"We are assisted by divine aid towards the achievement of righteousness, not merely in that God has given us a law full of good and holy precepts, but because our very will, without which we cannot do any good thing, is assisted and elevated by the giving of the Spirit of grace, without which there is a teaching that 'the letter kills' (2Co 3:6), because it holds them guilty of transgression, rather than justifying the ungodly. Now just as those who come to know the Creator through the creature received no benefit towards salvation from their knowledge, because 'Although they knew God, they did not honor him as God or give thanks to him, but they became futile in their thinking, and their foolish hearts were darkened.' (Rm 1:21) so also those who know from the law how man ought to live are not made righteous by their thinking because, 'being ignorant of the righteousness that comes from God, and seeking to establish their own, they did not submit to God's righteousness' (Rm 10:3)."

Augustine, On the Spirit and the Letter, 20
Romans 4:1-12

What then shall we say was gained by Abraham, our forefather according to the flesh? For if Abraham was justified by works, he has something to boast about, but not before God. For what does the Scripture say? "Abraham believed God, and it was counted to him as righteousness." Now to the one who works, his wages are not counted as a gift but as his due. And to the one who does not work but trusts him who justifies the ungodly, his faith is counted as righteousness, just as David also speaks of the blessing of the one to whom God counts righteousness apart from works: "Blessed are those whose lawless deeds are forgiven, and whose sins are covered; blessed is the man against whom the Lord will not count his sin."

Is this blessing then only for the circumcised, or also for the uncircumcised? We say that faith was counted to Abraham as righteousness. How then was it counted to him? Was it before or after he had been circumcised? It was not after, but before he was circumcised. He received the sign of circumcision as a seal of the righteousness that he had by faith while he was still uncircumcised. The purpose was to make him the father of all who believe without being circumcised, so that righteousness would be counted to them as well, and to make him the father of the circumcised who are not merely circumcised but who also walk in the footsteps of the faith that our father Abraham had before he was circumcised. (ESV)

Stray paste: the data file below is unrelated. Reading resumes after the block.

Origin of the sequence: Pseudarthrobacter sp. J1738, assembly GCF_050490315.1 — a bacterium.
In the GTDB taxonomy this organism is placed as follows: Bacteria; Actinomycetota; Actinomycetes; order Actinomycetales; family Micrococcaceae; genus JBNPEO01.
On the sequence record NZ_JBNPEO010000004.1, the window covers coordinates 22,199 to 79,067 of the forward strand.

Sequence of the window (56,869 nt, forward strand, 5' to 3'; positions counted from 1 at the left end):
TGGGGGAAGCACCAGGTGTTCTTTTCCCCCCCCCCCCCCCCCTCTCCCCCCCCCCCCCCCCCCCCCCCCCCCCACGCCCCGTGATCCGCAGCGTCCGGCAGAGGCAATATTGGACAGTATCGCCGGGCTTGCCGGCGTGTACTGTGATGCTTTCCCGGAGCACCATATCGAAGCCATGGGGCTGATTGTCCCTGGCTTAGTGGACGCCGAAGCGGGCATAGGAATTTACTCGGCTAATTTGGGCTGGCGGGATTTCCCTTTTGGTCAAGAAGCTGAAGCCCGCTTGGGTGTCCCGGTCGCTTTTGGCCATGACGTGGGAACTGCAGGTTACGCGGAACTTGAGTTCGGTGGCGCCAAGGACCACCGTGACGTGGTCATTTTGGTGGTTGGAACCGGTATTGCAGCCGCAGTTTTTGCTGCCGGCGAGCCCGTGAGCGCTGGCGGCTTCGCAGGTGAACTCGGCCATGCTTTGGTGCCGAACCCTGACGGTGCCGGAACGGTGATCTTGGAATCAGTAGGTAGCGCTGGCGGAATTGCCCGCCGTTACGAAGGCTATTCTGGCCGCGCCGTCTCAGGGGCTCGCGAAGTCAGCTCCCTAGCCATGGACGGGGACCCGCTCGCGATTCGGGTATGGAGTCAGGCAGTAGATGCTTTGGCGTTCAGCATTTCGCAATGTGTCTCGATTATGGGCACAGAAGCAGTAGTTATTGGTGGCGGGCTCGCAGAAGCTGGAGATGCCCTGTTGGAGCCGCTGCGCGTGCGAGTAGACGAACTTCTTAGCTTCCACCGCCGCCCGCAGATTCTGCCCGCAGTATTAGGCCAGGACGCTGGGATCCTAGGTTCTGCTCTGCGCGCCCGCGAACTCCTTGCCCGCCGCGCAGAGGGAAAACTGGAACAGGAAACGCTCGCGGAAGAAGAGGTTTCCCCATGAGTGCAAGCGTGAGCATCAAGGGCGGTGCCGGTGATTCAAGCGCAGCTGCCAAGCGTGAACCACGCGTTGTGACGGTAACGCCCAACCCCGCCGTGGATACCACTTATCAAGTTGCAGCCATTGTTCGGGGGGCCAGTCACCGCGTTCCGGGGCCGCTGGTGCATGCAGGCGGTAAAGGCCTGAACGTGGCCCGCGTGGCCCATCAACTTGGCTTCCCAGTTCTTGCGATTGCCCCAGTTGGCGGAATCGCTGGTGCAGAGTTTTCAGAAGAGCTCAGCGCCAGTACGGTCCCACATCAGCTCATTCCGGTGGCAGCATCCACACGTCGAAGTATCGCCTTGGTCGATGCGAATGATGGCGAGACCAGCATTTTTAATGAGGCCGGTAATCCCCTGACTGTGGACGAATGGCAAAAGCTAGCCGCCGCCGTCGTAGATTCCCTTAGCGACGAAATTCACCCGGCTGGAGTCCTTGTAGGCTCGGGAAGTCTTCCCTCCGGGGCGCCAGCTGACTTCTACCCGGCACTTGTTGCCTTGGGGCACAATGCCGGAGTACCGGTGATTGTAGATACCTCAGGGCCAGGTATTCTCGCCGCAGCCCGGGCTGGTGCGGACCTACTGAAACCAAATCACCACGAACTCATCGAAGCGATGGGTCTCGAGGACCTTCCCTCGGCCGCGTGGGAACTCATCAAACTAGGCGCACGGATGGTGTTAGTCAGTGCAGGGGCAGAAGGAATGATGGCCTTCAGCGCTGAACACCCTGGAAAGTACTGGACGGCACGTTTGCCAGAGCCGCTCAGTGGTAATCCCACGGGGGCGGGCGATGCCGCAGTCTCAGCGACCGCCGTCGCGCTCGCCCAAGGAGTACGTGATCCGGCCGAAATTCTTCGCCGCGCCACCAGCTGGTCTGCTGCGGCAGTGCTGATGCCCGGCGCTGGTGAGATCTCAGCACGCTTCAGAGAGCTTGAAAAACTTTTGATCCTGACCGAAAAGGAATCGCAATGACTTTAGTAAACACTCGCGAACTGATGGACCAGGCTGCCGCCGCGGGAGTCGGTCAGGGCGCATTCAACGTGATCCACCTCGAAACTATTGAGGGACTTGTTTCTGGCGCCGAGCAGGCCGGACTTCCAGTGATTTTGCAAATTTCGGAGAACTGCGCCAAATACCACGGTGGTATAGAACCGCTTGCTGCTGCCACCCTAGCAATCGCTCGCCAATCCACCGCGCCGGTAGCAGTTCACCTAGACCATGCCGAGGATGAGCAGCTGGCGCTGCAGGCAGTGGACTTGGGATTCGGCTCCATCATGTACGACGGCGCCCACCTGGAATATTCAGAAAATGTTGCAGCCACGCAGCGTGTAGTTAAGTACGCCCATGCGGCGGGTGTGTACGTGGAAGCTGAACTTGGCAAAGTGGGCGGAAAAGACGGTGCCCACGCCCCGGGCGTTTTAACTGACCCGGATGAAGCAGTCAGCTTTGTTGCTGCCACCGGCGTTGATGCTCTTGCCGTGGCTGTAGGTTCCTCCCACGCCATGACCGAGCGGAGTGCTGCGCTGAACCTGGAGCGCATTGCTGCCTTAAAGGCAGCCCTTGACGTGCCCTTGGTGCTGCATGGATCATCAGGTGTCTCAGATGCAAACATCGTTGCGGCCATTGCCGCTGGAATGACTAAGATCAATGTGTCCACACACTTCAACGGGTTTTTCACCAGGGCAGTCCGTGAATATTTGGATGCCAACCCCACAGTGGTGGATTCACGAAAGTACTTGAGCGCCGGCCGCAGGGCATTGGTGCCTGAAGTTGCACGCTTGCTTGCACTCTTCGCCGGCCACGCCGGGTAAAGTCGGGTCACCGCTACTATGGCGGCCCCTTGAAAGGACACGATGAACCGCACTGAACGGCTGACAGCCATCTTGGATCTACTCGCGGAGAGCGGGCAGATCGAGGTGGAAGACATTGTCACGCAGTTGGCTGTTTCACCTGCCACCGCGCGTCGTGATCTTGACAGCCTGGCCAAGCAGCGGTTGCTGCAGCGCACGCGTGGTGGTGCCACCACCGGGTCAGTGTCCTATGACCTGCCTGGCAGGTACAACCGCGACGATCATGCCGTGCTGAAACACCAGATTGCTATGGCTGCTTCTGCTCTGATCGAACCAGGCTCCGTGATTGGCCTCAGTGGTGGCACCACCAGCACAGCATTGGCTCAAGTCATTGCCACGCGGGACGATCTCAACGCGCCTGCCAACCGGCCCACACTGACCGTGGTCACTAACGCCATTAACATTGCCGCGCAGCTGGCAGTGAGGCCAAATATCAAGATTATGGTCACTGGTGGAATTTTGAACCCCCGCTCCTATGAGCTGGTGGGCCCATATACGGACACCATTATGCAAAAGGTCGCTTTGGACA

Lord Jesus, think on me and purge away my sin; From worldly passions set me free and make me pure within. Lord Jesus, think on me, by anxious thoughts oppressed;
Let me Your loving servant be and taste Your promised rest. Lord Jesus, think on me amid the battle's strife; In all my pain and misery, O be my health and life! Amen. (LSB 610, 1-3)
For Javad Kabiri, that the Lord Jesus would give him strength and recovery of health
For all faithful Christians, that they would eagerly attend to the services of holy Thursday and receive the gift of Christ's body and blood for the forgiveness of sins
For those who are looking for work, that the giver of every good gift would grant labor unto service and fulfillment
Art: GRÜNEWALD, Matthias  Isenheim Altarpiece (c. 1515)
Memorial Lutheran Church
© Scott Murray 2019
Memorial Lutheran Church, 5800 Westheimer Rd., Houston, TX 77057